Failure to do so results in the license being revoked. The system works because it keeps the whole of the Dutch football community on the same page. This way of thinking would aid our national team because all our coaches would be on one similar path, instead of everyone trying to outdo each other.

SAFA needs to carefully think about their next move in terms of coaching and youth soccer development. A clearly defined youth program is needed if we aspire to be at the levels that Brazil displayed at FNB stadium on March 5 when they beat Bafana Bafana 5-0. For the sake of all the talented youngsters playing on the streets, in townships and school grounds, let’s hope the new SAFA can do justice to our future football stars.

U-19s seek Danish double

Dancing shoes: Bidvest Wits under 19s prepare for a tournament in Denmark.

Dancing shoes: Bidvest Wits under 19s prepare for a tournament in Denmark. Photo: Mfuneko Toyana

BIDVEST Wits’ under-19 football team jets off to Denmark this Sunday to test their mettle in two international tournaments.

The academy team was invited by Danish giants Brondby IF to take part in the two-day competition, as well as the Lyngby Cup.

Head coach, Ashley Makhanya, says they are looking to do well in their third appearance at the Brondby Cup.

The team achieved second place in 2011 and then went on to clinch the cup in 2012 with some breathtaking performances that saw them score a total 34 goals on their way to victory.

SAFA develop plan not happening

The team’s performances are all the more impressive considering South Africa has no national under-19 league and, perhaps as a consequence, the national under-20 team is largely inactive and spends very little time playing competitive games.


Despite hugely publicised promises by the South African Football Association (SAFA) to reinvest 2010 World Cup profits into grassroots football and development structures, administrative bungles and infighting have prevented the good intentions turning into action.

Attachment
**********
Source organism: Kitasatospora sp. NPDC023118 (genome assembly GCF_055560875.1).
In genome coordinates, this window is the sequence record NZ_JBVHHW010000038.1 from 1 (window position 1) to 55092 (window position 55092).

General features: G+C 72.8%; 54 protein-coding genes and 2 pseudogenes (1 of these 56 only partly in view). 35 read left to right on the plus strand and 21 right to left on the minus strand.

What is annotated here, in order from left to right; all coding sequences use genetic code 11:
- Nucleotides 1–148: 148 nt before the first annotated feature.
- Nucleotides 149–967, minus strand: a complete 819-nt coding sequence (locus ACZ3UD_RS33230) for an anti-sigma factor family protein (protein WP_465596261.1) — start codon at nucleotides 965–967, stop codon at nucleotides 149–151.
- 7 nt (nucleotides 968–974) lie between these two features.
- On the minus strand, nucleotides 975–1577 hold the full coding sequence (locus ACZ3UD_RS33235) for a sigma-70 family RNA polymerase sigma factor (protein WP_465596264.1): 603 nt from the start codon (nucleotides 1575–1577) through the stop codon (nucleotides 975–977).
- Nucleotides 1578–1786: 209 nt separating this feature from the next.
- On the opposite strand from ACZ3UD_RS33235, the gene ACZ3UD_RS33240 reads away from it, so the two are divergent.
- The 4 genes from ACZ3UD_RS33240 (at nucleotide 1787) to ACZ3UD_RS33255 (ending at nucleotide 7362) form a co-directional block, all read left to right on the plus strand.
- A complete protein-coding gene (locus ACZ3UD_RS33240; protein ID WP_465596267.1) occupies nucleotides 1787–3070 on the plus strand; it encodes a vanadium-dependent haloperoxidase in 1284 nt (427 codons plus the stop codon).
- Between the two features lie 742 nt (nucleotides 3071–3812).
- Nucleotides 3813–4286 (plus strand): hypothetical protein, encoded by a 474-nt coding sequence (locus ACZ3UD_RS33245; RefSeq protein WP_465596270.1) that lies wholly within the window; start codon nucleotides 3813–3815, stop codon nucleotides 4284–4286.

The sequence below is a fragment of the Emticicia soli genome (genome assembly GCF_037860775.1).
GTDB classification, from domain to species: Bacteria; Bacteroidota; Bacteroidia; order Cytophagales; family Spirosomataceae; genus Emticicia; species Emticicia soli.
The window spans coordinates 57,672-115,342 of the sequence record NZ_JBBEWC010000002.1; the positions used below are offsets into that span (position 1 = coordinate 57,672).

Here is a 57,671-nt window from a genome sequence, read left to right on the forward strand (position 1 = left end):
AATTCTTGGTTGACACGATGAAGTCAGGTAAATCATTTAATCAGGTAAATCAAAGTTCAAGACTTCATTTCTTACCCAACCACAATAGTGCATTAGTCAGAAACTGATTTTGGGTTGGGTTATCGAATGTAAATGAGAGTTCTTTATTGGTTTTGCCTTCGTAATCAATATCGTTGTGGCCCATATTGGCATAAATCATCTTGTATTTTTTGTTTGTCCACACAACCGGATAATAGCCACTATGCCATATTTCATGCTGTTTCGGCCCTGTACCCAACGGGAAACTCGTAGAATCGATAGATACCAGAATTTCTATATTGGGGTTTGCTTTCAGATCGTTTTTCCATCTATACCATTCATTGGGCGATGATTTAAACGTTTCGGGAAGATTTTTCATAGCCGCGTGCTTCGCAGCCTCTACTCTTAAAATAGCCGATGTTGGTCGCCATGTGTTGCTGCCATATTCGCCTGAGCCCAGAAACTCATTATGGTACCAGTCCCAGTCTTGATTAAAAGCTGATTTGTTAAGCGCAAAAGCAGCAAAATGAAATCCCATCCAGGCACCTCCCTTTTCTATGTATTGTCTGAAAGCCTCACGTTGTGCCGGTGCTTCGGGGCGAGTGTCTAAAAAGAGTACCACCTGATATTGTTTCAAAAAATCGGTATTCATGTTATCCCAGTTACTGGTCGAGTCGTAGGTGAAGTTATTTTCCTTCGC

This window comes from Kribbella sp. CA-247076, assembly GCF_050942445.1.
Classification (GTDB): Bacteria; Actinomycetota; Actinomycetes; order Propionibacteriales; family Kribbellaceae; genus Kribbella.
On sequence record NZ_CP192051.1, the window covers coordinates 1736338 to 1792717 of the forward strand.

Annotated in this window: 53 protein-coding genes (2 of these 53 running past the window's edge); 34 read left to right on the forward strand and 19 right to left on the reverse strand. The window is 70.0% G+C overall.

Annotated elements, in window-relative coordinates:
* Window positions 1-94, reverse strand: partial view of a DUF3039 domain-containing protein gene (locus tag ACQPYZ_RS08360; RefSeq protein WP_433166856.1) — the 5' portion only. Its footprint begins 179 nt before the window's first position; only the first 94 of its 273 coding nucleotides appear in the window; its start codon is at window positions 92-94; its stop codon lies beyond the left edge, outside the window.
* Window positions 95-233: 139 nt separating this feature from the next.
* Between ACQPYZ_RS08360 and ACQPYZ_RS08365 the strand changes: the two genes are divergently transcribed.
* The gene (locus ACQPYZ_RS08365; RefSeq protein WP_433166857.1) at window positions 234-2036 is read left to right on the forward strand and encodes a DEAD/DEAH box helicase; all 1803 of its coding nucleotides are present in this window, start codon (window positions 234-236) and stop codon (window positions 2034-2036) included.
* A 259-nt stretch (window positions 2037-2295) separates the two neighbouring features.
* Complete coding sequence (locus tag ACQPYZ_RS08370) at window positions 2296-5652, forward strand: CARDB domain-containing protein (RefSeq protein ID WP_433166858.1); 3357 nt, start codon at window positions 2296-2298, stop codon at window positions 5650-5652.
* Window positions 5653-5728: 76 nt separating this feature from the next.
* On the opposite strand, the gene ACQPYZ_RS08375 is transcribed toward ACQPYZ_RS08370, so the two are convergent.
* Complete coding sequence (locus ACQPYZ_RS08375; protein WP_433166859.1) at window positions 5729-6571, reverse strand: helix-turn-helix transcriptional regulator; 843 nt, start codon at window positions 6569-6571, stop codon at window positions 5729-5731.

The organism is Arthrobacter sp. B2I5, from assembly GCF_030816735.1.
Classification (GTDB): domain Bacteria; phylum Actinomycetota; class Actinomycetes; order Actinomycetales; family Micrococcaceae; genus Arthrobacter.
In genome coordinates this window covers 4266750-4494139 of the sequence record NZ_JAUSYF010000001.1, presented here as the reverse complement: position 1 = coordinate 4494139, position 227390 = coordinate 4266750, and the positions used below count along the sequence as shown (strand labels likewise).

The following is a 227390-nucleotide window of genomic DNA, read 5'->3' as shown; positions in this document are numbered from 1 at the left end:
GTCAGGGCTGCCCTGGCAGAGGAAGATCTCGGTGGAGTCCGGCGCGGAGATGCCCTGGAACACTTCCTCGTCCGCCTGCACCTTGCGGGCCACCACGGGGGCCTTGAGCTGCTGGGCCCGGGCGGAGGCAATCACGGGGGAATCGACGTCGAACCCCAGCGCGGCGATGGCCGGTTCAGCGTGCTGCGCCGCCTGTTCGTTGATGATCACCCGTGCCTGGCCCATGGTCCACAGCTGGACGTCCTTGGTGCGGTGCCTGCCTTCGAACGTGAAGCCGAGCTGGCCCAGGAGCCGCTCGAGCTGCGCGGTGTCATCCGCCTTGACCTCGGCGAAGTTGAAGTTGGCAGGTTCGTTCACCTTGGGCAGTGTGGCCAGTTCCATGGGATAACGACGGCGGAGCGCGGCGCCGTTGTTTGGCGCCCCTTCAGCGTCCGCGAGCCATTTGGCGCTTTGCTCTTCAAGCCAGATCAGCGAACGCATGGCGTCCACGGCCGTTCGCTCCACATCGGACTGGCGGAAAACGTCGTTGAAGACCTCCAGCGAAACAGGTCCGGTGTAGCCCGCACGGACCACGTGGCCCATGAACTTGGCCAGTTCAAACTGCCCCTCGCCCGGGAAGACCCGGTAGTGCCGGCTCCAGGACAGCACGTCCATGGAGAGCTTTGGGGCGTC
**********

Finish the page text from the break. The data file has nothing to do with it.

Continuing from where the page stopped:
On Monday The Times newspaper reported SAFA stands to lose its R120-million a year sponsorship deal with Puma due to maladministration and allegations of some Bafana Bafana games being fixed.

An attempt to find the national under-20 team’s 2013 fixtures illustrates the point: SAFA’s official website only had 2012 fixtures. The football manager at SAFA referred Wits Vuvuzela to technical director Fran Hilton-Smith when asked about fixtures. Hilton-Smith, in turn, said the manager should have these details.

At the time of going to press, no one from SAFA had been able to provide Wits Vuvuzela with updated fixture details.

Makhanya, head coach since 2009, said the team relied on playing in the SAFA Gauteng Development League against other academy teams in the province.

He said it was “important to expose our players to international football at an early age” to improve the level of local football.

“There’s a need for coaching at youth level. As a country we need to put more effort and more resources to expose the talent. A lot of young players are not being seen … If youth structures can improve we will be better off as a country.”

The Bidvest Wits academy appears to be playing its part in youth development.

In June, former under-19 player Lebogang Phiri signed a four-year deal to play for Brondby’s first team after impressing at the youth tournament last year.

The player is just one of many young talents nurtured by Bidvest who have gone on to become professionals. Stanton Fredericks, Josta Dladla, Sibusiso Vilakazi, Sifiso Myeni are just a few of the academy’s luminaries.